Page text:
As I write this essay, a rather incredible experiment has happened, which combines data science with music. Beethoven’s unfinished 10th symphony has just been completed, 194 years after the composer wrote it, by an Artificial Intelligence program as part of an effort at Rutgers University. This sort of development in the world of creativity is critical for two reasons. One, for arguments about how “machines can take over everything but the creative strain and original thought”. Two, for the promise it seems to hold for the directions in which the creation and preservation of culture can go.
Coming to the first — that of creativity and the hard-to-articulate human factor, purists have often argued that original thinkers and composers — the Carnatic music Trinity or the Western old masters — are irreplaceable and their works will continue to endure hundreds of years. Their music has convinced us of that, surely, by now. Is it that easy for a machine, which uses past data patterns to construct or simulate where the composer might have gone, to create similar compositions and for those to endure too? Time alone will tell. But it is now becoming possible for AI programmes to replicate frequency and data patterns to a phenomenal degree of aesthetic beauty. The creative intelligence factor, one that has long been held as the sole enclave of human superiority over machines, is one that will need further scrutiny and redefinition.
Coming to the second point, certainly this development holds great potential. The harnessing of technology to be able to co-create freely across cultures and geographies (something that got borne out by the pandemic), to use machine learning to add layers or even bits of compositional material to what we do, and the ability to preserve this data for future generations to use — all this just got bigger.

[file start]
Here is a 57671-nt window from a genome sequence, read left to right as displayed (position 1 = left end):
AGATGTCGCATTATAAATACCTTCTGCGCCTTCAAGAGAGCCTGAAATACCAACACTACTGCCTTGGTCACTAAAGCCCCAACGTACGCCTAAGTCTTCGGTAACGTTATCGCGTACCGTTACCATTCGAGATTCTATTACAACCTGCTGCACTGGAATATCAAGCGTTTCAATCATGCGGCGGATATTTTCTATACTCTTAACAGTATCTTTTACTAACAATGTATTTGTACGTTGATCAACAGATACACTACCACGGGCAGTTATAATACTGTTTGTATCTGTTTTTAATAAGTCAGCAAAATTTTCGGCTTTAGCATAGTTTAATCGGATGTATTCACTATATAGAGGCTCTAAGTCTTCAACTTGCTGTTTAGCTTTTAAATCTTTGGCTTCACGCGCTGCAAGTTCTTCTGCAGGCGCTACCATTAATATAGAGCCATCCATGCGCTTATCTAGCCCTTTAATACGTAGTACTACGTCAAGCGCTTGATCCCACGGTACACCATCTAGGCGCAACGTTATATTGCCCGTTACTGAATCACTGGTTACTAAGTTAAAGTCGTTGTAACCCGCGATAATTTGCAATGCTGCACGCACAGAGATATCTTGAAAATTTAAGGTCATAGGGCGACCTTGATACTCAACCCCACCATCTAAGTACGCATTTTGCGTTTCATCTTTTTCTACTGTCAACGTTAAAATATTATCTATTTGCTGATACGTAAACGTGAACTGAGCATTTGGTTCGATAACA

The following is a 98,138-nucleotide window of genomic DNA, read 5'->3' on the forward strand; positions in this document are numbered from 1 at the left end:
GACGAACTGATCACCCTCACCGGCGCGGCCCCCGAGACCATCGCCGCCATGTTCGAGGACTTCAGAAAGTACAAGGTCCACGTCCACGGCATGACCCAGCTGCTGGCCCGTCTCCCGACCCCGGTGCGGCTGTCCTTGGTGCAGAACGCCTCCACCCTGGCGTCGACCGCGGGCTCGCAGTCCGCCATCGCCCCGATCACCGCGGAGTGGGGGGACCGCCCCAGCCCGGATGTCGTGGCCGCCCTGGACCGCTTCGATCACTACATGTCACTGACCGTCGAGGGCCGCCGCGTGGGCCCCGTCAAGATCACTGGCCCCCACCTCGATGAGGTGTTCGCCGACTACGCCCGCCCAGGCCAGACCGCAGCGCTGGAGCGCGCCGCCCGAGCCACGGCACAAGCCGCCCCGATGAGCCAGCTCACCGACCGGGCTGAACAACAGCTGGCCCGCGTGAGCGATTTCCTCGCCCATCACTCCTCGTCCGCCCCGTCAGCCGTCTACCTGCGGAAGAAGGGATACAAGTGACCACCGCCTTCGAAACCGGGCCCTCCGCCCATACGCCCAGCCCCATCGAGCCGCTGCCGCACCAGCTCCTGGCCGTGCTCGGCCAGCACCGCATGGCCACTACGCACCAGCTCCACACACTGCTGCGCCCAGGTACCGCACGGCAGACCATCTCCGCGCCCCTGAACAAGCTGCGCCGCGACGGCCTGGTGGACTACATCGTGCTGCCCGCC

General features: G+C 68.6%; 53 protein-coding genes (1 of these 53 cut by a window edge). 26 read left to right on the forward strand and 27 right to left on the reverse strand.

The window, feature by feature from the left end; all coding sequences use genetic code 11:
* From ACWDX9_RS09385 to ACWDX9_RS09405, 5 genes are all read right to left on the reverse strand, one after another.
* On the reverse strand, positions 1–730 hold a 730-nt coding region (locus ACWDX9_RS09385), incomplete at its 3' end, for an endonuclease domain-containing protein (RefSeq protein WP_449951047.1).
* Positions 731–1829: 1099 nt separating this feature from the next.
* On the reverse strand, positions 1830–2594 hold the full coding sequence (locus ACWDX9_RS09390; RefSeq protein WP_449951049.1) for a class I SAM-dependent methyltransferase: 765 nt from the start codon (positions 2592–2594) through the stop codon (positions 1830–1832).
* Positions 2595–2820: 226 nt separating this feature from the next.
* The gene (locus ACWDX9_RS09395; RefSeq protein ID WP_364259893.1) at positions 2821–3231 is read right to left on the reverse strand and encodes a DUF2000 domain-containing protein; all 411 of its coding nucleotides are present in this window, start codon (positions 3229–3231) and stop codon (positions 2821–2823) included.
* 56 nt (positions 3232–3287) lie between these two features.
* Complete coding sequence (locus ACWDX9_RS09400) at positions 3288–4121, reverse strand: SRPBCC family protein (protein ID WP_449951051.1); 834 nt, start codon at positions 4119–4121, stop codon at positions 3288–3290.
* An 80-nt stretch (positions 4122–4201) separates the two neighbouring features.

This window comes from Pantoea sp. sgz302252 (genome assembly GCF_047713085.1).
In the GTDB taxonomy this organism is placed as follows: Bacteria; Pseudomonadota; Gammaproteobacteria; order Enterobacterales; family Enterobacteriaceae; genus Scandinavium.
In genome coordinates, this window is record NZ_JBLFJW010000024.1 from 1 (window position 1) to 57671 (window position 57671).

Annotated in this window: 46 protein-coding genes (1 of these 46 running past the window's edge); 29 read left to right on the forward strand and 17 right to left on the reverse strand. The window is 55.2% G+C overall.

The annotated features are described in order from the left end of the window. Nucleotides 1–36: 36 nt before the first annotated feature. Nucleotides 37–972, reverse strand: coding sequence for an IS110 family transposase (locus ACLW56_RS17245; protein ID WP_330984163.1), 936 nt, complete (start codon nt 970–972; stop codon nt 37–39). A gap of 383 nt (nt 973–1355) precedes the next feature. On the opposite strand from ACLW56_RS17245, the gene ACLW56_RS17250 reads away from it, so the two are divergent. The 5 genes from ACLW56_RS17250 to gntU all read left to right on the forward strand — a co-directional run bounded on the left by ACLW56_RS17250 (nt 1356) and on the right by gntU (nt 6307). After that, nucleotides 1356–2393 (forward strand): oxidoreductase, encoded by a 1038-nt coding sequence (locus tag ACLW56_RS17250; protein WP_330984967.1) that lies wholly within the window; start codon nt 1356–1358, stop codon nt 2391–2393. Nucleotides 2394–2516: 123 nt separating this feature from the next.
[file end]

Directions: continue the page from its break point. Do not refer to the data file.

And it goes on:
At a frenetic pace
So where does this leave today’s musician? Somehow, during the pandemic, we are seeing the re-emergence of the old rules. There is a desperate scrambling for share-of-voice, and social media is crammed with musicians who are uploading performative and compositional content at a pace that is too frenetic for anyone to consume all of it reasonably. Everyone is in a hurry to convince audiences that they are still performing, are still relevant — and in so doing, they are unfortunately providing us more of the same.
Now, factor in the notion that a machine and an AI program can possibly create something more palatable, and perhaps at a fraction of the financial and emotional cost of having to deal with people? Where would that leave us?
I posit two solutions, and I am happy to argue these with musicians and creators who may think otherwise. For the human creative intelligence to truly achieve its potential, cultural creators will now have to stay humble and agile. They will need to revisit their art in a deeper manner and strive to break their own patterns and search for something inventive that a data prediction mechanism cannot replicate.
Just a week ago, Arvo Part, the great minimalist Russian composer, cropped up in a conversation I had with musician Sid Sriram. In a world that was edging towards ornate orchestration, Part aimed at the wholeness of single notes and an almost monastic reverence for silences in his music. This broke the clutter of the time and continues to teach and inspire. Listen to the ballads — the John Legends and the Adeles will continue to impress even after all the clamour dies down for the same reasons — the simplistic beauty of melody with minimal orchestration and noise.
Unfortunately, we are in the midst of a sound pandemic where clutter is deemed more trendy.
The second solution will be to embrace co-creation and collaboration more freely. With the possibilities that have opened up now, thanks to even musicians in the remotest parts of the world embracing the Internet, this would be a great time to create more work with different flavours, while striving to strike a distinctive note.
I am by no means saying that the era of the individual creator is over. I am actually arguing for the opposite, though with caveats. Unless we understand what it truly means to break predictability, outdo ourselves in our ability to be inventive, an AI program does run the advantage of beating us at this game.
So, yes, creative intelligence is still very much the human advantage. But the bar has just been raised higher.
The author is a pianist and
music educator based in Chennai.